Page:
Legal Georgia residents are entitled to pay a lower tuition rate (in-state tuition) than people who are not Georgia residents (out-of-state tuition). The lower tuition rate is a benefit for legal residents of Georgia.
To be considered for in-state tuition privileges, you or your parent(s) must have resided in the state of Georgia for a minimum of 12 consecutive months immediately prior to enrollment at a college or university. To aid us in clarifying your residency status, please provide a copy of you and/or your parents' (if divorced, both mother's and father's) State Income Tax Return for the immediately preceding year.
If you believe you have been classified incorrectly, you can ask us to review your situation. You will have to provide us documents to prove that you, your spouse, your parent, or your legal guardian, are residents as defined above. This request for a review is called a Petition for In-State Tuition. If you are basing your residency on a relationship to relative, we will also need to see legal evidence of the relationship, such as a birth, adoption, or marriage certificate, or a court order granting legal custody.
There are a number of possible reasons as to why a student might have been listed as out-of-state. Here are some examples of why the student might have been listed as out-of-state:
To be considered for in-state tuition privileges, you, your parent(s) and/or your legal guardian must have resided in the state of Georgia for a minimum of 12 consecutive months immediately prior to enrollment at a college or university in Georgia. It is up to the student to prove that he or she is a Georgia resident. To aid us in clarifying your residency status, the student will need to follow the petition process by first completing the Petition for Classification as Georgia Resident for Tuition Purposes. The petition lists suggested documents to attach to the application. Please submit all requested items at one time.
If you are currently, or have recently been a student at a college or university in Georgia, it is more difficult to establish yourself as a resident for tuition payment purposes. Working in Georgia and submitting proof of self-sufficient income is the first step. However, any time spent primarily studying at a college or university will not be counted towards the 12-month requirement. Additional documents such as a copy of your (and/or your parent’s or spouse’s) Georgia driver's license, most recent Georgia tax returns, and a copy of the student's birth certificate are a few of the documents that are required with the submission of the petition.
If your family relocated to Georgia to accept full-time employment, you may be eligible for the Economic Advantage Waiver [PDF]. After 12 months, you should be able to prove that you and your family (if you are a dependent) have broken ties to other states and have established domicile in Georgia. At that time, you may file the petition for tuition classification change.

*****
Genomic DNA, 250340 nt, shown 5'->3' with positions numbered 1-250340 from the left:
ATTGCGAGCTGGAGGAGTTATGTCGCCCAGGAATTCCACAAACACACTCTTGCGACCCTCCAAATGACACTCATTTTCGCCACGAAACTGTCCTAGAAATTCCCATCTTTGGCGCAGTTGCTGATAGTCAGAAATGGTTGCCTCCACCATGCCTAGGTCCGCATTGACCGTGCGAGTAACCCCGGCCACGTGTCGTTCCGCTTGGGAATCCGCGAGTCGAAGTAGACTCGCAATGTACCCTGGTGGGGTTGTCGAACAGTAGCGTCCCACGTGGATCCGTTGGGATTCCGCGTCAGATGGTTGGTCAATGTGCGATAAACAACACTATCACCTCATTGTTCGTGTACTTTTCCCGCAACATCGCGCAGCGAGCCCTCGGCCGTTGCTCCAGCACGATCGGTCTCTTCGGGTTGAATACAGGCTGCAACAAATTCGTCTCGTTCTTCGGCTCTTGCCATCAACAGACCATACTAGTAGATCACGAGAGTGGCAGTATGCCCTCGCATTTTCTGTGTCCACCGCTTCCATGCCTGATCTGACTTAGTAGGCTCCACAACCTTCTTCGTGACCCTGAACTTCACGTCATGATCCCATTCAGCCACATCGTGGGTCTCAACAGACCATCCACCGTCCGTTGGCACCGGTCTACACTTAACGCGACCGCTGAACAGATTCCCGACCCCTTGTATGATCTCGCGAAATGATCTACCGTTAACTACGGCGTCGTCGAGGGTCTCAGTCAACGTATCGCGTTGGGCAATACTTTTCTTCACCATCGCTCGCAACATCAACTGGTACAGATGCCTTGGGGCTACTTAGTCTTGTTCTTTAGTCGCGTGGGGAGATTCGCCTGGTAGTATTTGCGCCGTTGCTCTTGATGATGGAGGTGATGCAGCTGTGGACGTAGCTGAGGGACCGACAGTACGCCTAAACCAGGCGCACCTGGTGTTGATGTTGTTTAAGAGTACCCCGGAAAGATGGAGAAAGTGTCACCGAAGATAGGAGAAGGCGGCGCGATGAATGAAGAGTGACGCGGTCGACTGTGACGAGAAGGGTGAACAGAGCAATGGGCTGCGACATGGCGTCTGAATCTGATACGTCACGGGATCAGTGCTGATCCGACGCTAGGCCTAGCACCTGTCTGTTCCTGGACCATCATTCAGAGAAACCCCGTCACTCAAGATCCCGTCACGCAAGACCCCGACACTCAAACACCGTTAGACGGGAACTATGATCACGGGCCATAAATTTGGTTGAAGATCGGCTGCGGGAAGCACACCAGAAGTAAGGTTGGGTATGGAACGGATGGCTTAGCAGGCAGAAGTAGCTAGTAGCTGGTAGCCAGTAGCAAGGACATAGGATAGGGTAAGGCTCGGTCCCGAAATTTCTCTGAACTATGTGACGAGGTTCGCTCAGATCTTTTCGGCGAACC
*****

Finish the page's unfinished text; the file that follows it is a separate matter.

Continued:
You may be eligible for in-state tuition privileges regardless of length of residence in Georgia. Please review the list of waivers that are offered at Georgia State University. All waivers are granted for 12 months only, and must be renewed annually.
If the student has been granted in-state residency, then he or she will continue to have in-state residency. If there is a break in enrollment at Georgia State, there will be a review when you file your Re-entry Admissions Application upon returning to GSU. A brief break outside of Georgia for less than 12 months will not affect your residency status for tuition payment purposes. If you leave the state for more than 12 months, but are a student at an out-of-state institution and paid out-of-state tuition there, you will still be considered a Georgia resident. If you leave the state for more than 12 months, and were not a student, you will be considered to have broken your Georgia residency. You may petition for a tuition classification change and explain your case in the written statement.
Students on work visas or dependents of work visa holders may apply for an Economic Advantage Waiver only if you have applied for permanent resident status. Acceptable proof of this application is the I-485 receipt from immigration. You must also furnish a letter from your employer showing you moved to Georgia to accept that employment.
An F-1 visa holder cannot be classified as a resident. However, they may be eligible for a waiver in specific cases: if the visa holder is married to a Georgia resident, or is a minor dependent of a Georgia resident. You may apply for the Non-Resident Waiver if the Georgia resident is a citizen or permanent resident. If the Georgia resident is a non-immigrant but has applied for permanent residency, you may possibly qualify for the Economic Advantage Waiver.
Permanent residency gives you legal status in the United States, but does not confer residency status in any particular state in the country. You must file a tuition classification petition and attach documentation to prove that your domicile is the state of Georgia, the same process that citizens moving to Georgia must follow.